I have a massive massive and totally irrational fear of stranger danger, but I am in a complete dilemma because I also have a girl who likes to break rules, just to see if she can. I know I need to let her get away with some stuff, just to feel like she has some control, but honestly how the hell do I let her take chances out of my sight when there is stuff like this going on?? But if I don’t, then I’m risking her safety even more? Aaaargh!
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  19. Jane Lee
    25th January 2013 / 9:43 am

    Have to admit I’ve not heard of that daisy chaining & can’t actually work out how it works! I’ll have to Google it now.
    I’ve never had/wanted kids, so am an outsider here, but I do remember the freedom I had as a youngster. wandering the reed marshes to make ‘dens’ at c. 10-12, babysitting for holidaymakers’ kids at 14, cycling 2 miles to school on a main road, & at 16 my aunt gave me a key to stay alone in her holiday cottage (a few miles from my home which I cycled) & no-one worried. But it was working (alone) with horses to get rides as a teenager was what really helped build the core of confidence that enabled me to overcome my shyness & be independent. Horses don’t respond well to timid people!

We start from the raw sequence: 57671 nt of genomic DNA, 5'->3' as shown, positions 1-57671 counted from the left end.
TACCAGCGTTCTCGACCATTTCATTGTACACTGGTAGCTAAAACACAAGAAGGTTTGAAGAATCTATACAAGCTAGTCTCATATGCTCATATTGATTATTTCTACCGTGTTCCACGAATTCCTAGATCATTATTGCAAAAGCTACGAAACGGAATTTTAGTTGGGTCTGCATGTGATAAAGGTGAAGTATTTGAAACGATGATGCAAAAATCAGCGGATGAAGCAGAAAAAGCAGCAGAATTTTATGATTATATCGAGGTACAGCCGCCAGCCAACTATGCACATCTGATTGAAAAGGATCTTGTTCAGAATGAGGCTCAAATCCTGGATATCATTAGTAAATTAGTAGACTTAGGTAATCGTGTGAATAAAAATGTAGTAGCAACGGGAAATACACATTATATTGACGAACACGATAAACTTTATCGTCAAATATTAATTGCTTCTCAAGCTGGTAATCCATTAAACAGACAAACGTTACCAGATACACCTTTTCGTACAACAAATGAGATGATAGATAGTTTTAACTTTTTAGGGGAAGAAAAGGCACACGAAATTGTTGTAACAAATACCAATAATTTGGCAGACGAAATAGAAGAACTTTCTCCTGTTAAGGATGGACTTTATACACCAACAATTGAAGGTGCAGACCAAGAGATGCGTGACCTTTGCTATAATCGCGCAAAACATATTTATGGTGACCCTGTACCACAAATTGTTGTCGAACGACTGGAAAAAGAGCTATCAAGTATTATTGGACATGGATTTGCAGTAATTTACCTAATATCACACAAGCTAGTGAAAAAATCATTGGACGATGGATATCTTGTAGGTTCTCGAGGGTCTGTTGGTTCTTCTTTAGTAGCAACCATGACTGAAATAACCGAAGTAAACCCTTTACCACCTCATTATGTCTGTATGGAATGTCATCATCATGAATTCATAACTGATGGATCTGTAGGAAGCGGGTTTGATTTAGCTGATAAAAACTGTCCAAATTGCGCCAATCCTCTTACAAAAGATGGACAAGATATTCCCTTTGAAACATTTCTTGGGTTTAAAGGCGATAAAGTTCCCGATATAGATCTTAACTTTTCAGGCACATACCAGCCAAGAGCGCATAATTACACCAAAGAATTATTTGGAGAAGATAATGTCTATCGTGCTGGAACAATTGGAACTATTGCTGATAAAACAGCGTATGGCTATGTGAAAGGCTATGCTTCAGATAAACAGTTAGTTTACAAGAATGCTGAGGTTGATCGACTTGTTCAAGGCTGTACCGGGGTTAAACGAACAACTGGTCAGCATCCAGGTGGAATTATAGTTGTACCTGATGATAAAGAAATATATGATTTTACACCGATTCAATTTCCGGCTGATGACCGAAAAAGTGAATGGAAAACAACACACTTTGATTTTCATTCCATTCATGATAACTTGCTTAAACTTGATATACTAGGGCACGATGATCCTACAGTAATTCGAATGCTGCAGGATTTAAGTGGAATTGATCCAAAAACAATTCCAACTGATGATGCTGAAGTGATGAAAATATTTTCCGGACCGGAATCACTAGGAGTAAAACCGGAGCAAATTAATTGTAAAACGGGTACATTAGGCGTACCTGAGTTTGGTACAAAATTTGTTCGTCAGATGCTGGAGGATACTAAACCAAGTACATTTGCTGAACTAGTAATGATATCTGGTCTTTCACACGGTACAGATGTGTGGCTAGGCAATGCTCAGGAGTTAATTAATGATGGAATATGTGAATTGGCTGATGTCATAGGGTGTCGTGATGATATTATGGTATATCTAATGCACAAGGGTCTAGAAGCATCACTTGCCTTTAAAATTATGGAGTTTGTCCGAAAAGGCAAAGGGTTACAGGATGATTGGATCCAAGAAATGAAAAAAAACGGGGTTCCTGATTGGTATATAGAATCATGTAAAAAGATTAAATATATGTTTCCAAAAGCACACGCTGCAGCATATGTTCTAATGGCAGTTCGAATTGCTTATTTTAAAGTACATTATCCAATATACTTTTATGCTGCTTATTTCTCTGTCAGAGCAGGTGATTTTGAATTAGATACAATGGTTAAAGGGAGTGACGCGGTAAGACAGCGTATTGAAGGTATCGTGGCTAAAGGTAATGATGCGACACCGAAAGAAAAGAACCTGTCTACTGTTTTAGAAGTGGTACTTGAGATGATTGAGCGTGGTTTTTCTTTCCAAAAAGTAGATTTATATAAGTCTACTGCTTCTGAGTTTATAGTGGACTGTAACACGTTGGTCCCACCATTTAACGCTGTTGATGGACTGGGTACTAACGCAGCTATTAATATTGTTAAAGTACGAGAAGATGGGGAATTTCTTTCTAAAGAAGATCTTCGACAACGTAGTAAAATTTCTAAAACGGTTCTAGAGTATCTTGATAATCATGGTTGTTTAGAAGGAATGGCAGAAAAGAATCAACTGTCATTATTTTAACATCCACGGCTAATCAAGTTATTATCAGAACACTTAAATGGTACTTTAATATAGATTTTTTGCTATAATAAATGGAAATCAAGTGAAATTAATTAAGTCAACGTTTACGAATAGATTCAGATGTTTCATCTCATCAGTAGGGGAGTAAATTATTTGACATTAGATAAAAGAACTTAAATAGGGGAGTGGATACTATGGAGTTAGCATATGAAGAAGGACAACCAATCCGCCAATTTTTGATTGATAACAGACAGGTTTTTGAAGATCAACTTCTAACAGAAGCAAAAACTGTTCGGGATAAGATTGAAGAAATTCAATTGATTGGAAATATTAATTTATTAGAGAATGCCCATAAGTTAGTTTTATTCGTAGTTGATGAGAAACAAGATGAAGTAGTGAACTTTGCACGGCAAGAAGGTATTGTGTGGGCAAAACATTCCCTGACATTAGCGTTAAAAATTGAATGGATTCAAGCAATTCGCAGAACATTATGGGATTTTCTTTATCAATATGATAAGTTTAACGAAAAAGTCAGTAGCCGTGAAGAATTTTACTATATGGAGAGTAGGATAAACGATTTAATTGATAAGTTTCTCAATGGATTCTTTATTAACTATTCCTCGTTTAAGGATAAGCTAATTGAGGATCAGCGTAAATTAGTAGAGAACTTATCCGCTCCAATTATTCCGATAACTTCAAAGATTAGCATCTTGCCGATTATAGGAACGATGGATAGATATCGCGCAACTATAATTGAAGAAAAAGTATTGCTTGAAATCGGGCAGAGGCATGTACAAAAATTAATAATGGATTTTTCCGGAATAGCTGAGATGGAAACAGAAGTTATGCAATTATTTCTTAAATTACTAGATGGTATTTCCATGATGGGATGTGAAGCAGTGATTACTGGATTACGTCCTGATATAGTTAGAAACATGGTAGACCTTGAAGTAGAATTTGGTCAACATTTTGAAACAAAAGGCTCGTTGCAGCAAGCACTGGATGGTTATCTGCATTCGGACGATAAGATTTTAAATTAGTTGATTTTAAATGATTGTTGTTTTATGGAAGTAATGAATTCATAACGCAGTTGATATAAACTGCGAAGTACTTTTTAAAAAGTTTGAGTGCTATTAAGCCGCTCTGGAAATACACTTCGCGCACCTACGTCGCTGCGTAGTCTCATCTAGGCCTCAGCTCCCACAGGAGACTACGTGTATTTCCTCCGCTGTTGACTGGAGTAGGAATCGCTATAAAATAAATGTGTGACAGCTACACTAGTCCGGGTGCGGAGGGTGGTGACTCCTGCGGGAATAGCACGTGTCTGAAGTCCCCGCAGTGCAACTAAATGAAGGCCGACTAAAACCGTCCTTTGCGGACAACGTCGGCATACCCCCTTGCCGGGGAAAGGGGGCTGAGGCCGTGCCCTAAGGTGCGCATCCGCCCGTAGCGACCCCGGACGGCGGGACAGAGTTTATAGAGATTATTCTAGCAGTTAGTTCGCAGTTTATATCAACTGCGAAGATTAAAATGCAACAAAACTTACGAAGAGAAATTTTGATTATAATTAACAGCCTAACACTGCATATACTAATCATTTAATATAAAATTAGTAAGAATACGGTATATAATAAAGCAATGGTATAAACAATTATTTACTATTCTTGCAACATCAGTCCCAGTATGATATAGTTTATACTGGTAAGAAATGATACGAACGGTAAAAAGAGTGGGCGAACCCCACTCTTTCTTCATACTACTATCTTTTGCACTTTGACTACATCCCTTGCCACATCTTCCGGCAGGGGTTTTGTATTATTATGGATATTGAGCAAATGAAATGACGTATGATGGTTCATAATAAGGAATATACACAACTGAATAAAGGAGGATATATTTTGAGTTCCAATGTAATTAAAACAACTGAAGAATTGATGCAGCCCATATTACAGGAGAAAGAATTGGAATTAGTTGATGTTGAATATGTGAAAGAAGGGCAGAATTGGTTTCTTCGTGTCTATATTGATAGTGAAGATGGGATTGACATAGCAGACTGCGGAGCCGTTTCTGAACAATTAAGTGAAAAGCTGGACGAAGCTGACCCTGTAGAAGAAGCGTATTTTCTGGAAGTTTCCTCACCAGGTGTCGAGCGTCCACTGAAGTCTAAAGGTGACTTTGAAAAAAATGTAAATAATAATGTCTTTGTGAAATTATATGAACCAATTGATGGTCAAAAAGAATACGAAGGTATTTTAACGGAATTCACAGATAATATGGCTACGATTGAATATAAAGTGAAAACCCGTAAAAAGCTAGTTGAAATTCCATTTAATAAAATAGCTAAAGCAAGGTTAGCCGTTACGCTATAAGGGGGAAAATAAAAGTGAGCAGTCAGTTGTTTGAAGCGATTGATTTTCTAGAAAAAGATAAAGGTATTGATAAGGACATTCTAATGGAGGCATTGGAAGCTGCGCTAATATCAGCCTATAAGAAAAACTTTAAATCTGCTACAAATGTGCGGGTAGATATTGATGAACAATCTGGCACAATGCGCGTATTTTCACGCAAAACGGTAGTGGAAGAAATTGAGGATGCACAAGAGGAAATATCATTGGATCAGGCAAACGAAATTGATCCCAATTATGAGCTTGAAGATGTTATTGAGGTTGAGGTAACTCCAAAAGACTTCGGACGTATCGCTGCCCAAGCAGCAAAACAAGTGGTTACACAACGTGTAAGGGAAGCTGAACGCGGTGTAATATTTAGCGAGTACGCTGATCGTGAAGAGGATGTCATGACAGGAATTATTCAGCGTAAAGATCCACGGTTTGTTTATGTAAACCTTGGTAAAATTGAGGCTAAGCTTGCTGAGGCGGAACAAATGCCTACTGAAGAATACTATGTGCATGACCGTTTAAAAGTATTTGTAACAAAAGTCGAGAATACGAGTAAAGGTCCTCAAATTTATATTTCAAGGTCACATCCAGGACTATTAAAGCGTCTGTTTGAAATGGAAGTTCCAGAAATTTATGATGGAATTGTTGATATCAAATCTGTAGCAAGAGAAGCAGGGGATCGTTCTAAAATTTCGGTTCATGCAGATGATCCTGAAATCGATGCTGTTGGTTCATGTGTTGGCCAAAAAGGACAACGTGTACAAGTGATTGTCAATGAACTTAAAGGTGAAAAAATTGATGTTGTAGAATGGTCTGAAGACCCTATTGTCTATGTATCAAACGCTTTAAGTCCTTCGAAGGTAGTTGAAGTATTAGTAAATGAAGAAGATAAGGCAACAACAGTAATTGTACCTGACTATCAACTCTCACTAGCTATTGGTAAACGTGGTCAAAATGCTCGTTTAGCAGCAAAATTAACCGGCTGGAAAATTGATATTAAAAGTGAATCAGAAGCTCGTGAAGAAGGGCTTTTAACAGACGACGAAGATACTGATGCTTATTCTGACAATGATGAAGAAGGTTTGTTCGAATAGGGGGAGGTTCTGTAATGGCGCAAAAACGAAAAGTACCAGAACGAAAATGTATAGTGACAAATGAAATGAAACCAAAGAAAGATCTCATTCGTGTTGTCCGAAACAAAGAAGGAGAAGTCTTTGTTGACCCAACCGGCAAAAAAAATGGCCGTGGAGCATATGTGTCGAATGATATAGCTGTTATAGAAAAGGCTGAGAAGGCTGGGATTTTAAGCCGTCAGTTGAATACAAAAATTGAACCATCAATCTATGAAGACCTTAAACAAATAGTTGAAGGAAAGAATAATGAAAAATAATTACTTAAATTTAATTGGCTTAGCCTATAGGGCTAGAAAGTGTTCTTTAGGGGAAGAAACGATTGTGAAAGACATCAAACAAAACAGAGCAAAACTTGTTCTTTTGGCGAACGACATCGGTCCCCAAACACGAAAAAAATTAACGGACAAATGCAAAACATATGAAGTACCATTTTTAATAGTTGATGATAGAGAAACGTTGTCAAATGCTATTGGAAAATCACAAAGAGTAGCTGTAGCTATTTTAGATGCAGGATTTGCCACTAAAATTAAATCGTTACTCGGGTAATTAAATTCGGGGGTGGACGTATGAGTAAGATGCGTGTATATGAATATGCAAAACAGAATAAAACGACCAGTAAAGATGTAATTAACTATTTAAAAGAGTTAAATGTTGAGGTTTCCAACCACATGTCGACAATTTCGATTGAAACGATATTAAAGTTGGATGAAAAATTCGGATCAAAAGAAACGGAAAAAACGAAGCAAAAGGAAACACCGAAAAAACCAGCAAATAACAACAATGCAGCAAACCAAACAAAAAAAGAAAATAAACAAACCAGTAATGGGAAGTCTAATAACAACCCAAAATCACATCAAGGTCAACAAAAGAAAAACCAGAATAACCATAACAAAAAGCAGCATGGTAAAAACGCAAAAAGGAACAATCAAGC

So I’m right behind your style of parenting. Thanks for the post Sally

  20. The Towel and the Pussycat
    26th January 2013 / 3:41 pm

    Does it matter if they try daisy chaining even just to find out that it’s a tad disappointing?
    Don’t listen if other people criticise your child rearing, only you know what is best for your child. I have a friend who has twins and she could let one walk to school and not the other ( they would probably just not turn up). I let my 6 yr old and a friend go to the park and he was knocked down by a car, luckily, it was a very slow car on a slow road next to the park. He was shaken but physically unharmed. He’s learnt a huge lesson!